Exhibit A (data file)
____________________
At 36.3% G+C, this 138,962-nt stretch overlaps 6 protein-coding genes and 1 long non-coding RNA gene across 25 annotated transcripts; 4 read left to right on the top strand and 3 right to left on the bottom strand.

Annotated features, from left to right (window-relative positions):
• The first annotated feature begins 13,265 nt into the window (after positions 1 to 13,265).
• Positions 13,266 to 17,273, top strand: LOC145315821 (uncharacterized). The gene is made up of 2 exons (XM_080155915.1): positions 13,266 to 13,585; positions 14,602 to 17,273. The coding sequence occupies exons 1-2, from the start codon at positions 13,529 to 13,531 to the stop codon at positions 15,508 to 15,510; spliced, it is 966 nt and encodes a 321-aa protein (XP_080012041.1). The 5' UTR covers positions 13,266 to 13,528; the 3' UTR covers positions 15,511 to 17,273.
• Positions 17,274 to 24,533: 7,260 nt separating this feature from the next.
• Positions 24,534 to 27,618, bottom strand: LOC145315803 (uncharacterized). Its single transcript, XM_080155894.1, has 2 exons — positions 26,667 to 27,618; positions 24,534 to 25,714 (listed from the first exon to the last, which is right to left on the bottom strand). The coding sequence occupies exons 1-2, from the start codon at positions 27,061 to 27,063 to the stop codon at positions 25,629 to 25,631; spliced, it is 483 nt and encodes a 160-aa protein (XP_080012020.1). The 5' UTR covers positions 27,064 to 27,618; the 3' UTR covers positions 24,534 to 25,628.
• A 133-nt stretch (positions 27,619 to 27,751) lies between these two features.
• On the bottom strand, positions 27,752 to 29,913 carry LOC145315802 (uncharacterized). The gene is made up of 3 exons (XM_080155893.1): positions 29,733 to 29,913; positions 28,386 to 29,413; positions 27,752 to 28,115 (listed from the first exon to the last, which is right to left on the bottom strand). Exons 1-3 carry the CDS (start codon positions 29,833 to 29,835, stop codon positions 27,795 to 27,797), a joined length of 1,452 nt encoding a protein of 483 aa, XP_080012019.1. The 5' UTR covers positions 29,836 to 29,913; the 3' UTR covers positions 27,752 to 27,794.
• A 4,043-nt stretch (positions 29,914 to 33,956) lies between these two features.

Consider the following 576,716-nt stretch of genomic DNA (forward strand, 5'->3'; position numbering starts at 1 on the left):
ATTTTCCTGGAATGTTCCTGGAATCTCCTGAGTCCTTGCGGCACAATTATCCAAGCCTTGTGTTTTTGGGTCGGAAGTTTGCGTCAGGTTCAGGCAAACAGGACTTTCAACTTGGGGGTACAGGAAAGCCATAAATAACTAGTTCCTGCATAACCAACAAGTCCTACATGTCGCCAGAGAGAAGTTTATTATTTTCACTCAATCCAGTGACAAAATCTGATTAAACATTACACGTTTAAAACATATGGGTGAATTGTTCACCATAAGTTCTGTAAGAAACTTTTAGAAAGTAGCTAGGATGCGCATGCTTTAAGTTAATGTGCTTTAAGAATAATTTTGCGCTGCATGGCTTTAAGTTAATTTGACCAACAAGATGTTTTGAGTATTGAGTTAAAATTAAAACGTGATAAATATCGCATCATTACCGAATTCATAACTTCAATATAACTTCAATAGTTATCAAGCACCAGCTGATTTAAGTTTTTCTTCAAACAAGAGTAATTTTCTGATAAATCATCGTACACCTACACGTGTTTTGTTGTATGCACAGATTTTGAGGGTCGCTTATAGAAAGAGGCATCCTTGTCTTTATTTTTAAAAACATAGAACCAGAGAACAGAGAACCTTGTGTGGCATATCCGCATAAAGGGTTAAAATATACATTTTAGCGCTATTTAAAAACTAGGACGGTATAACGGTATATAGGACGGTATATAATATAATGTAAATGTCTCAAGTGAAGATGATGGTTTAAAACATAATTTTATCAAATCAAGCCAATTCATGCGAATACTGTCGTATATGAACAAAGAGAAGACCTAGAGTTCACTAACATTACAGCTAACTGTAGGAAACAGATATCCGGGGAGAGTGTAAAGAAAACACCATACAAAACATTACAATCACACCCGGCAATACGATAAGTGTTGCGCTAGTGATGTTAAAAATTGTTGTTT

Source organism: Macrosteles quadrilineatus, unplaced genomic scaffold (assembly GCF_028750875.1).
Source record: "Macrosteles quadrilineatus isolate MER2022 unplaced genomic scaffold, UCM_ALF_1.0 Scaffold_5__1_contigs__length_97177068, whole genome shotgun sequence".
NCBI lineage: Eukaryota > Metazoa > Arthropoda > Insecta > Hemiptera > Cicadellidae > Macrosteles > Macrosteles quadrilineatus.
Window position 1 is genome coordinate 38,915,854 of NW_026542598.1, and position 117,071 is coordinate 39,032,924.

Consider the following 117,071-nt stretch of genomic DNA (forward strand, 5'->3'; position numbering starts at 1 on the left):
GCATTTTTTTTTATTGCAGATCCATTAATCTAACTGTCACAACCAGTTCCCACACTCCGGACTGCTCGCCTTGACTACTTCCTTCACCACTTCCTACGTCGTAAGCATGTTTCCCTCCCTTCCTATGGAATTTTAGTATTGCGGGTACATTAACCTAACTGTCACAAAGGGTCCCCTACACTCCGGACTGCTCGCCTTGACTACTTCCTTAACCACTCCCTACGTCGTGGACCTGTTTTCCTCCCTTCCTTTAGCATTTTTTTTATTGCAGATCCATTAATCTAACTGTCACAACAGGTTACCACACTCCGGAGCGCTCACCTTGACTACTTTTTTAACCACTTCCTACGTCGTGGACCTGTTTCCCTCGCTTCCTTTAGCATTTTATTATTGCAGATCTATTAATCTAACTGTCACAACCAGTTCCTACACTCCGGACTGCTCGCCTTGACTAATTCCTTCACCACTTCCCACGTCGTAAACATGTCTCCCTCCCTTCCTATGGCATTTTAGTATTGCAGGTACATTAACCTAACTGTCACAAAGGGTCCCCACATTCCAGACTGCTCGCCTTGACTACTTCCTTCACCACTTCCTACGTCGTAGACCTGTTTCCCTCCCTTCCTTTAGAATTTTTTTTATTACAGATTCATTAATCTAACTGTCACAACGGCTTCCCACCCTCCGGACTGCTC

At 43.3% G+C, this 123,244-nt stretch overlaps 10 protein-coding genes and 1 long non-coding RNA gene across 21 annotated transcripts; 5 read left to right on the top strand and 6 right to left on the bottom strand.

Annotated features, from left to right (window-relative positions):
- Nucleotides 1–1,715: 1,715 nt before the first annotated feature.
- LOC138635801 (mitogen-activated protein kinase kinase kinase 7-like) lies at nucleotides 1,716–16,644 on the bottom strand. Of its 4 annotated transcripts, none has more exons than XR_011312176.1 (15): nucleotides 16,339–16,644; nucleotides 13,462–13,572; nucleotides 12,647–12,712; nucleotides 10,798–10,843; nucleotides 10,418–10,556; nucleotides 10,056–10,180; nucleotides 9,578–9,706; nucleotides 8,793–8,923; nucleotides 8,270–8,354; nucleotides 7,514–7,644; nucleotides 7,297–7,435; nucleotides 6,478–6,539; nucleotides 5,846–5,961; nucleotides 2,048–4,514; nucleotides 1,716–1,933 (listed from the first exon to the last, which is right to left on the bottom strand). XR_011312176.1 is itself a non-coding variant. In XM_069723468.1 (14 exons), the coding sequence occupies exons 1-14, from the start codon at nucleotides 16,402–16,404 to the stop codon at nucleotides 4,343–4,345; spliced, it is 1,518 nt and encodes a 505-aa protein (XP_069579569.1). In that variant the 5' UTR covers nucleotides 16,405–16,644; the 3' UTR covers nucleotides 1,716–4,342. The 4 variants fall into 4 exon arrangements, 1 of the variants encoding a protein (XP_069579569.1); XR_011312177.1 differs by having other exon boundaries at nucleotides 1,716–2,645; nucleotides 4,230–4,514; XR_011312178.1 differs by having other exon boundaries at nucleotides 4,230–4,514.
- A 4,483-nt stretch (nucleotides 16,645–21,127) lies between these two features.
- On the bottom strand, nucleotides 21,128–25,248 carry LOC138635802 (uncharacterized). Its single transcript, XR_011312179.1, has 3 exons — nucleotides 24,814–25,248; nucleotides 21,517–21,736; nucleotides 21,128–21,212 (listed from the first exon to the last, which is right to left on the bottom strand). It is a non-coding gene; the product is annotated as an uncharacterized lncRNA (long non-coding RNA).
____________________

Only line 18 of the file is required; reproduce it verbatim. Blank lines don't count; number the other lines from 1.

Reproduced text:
At 43.3% G+C, this 123,244-nt stretch overlaps 10 protein-coding genes and 1 long non-coding RNA gene across 21 annotated transcripts; 5 read left to right on the top strand and 6 right to left on the bottom strand.